Editorial

Pusso and Pisso

Summary

Politicians are men and women of the moment. They don’t look ahead.

Wimal Weerawansa is a wordsmith. In fact there’s probably no parliamentarian among the current lot who comes close to him when it comes to turning a phrase. His one-liners are classic, whether or not one agrees with him. It’s caricature but very creative. In 2010, for example, he ended an analysis of the General Election result thus: ‘රටට ආදරේ අයට රට ගියා, බඩට ආදරේ අයට බඩ ගියා.’ Untranslatable, unfortunately, but essentially that the patriots won and the losers were washed out. ‘Bada giya’ refers to diarrhea. The dots are not hard to join here.

Now no politician would openly say ‘I am a traitor.’ Everyone ‘loves the country.’ And the people too. Everyone’s in this for the future of everyone else’s future. Wimal’s detractors could have used that line in January 2015 and again in August 2015. Just saying.

Wimal comes up with these pretty often. The latest was in reference to the Opposition’s theatrics in Parliament over the proposed 20th Amendment to the Constitution: ‘පුස්සෝ ටිකක් පිස්සු කෙලිනවා!’ [Pusso tikak pissu kelinava]. ‘Pusso’ would mean ‘empty-headed’ (reminds one of his play on Tilvin Silva’s initials, ‘M.T.,’ which he used when referring to the senior JVPer: MT [Empty] Silva). ‘Pisso’ would be ‘deranged.’ Join the dots — it’s easy.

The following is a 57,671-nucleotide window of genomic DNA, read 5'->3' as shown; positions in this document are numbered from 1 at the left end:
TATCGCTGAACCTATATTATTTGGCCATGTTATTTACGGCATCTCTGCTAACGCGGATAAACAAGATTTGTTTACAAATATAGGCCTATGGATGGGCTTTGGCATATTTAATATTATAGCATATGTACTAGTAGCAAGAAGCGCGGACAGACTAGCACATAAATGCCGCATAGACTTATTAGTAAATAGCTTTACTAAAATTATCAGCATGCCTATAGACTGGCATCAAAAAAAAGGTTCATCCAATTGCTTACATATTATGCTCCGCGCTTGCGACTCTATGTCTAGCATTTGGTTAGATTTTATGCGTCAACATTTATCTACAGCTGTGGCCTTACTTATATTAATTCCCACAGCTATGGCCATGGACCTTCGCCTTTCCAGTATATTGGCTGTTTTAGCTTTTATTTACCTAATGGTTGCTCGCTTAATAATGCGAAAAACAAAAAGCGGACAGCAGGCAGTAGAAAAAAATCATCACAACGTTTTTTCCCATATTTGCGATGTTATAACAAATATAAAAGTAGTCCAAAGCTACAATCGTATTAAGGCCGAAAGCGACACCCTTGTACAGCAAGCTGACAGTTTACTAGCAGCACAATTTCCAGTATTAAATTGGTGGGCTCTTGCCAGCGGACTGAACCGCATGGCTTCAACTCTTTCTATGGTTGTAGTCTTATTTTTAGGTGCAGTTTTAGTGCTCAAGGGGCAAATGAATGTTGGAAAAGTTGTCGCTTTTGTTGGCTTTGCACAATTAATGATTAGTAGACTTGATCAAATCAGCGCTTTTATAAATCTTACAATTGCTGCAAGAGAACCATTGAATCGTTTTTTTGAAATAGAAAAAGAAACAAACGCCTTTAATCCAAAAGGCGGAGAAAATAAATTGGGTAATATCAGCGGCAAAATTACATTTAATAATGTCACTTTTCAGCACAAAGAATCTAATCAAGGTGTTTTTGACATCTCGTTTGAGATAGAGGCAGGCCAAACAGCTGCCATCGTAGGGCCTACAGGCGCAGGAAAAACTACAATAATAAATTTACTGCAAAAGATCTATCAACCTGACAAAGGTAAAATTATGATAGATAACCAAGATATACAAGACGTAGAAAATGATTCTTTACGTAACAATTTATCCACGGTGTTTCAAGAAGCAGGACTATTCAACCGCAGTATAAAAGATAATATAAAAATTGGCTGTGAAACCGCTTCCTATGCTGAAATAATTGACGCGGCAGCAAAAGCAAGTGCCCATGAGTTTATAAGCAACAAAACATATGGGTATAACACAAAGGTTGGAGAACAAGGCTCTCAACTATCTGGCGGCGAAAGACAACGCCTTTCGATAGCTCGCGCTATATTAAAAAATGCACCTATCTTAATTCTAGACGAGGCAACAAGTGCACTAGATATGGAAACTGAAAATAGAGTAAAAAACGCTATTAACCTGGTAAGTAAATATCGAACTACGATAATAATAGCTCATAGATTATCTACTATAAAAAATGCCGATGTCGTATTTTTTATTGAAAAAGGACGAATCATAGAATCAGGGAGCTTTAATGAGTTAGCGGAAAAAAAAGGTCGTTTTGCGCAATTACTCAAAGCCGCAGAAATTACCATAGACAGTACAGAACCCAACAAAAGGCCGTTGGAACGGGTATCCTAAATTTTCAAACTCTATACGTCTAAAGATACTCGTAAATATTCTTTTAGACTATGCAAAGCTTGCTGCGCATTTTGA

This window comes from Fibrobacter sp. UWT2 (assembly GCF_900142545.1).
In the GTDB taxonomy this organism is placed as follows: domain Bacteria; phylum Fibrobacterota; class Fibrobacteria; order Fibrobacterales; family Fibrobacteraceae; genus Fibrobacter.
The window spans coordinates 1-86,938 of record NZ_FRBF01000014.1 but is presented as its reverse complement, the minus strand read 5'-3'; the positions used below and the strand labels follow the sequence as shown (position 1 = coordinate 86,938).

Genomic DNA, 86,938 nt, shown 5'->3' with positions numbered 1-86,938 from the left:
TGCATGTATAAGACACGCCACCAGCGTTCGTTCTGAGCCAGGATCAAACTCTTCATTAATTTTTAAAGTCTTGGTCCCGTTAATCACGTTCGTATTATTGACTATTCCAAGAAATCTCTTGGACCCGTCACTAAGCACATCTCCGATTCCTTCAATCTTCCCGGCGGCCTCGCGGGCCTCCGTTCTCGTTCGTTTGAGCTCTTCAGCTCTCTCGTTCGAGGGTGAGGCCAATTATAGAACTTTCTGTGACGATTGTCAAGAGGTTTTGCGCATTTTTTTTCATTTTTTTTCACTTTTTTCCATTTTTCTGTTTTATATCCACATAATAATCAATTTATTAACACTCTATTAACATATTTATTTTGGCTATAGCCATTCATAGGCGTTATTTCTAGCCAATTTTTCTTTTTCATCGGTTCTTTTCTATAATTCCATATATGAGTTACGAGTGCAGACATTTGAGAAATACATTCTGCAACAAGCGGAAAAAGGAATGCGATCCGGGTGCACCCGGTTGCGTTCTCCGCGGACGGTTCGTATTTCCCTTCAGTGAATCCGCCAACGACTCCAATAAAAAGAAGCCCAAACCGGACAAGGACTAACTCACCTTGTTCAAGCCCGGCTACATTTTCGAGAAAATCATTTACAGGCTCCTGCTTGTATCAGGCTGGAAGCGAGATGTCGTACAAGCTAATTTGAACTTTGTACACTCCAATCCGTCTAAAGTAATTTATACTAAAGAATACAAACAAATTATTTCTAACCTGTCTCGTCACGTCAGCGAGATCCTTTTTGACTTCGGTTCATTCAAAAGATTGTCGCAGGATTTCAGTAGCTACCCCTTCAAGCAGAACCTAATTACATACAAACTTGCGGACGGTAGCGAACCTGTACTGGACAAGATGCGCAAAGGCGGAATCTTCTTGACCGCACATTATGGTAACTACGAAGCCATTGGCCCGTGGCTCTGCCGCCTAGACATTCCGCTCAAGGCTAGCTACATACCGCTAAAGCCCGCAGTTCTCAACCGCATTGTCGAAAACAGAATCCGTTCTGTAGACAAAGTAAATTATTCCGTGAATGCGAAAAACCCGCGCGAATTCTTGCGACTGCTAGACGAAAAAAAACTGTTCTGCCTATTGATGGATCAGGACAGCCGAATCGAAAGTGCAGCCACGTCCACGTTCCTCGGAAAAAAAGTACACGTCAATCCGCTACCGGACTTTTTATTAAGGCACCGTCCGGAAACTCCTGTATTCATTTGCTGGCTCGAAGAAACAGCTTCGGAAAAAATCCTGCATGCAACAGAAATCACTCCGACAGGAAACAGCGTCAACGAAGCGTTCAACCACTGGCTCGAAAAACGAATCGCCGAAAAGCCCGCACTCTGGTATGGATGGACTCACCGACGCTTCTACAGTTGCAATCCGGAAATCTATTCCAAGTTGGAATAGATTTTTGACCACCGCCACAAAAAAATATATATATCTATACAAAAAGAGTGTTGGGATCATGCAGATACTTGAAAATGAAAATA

The problem is that it’s all subjective. For Wimal, the Opposition is ‘mad’ and ‘empty headed’ to boot. That’s an opinion. If these are grenades they could be tossed back at Wimal and the Sri Lanka Podujana Peramuna. As such, the very use of this phrase could be described as ‘madness on the part of an empty-headed person.’

Politicians are men and women of the moment. They don’t look ahead.  

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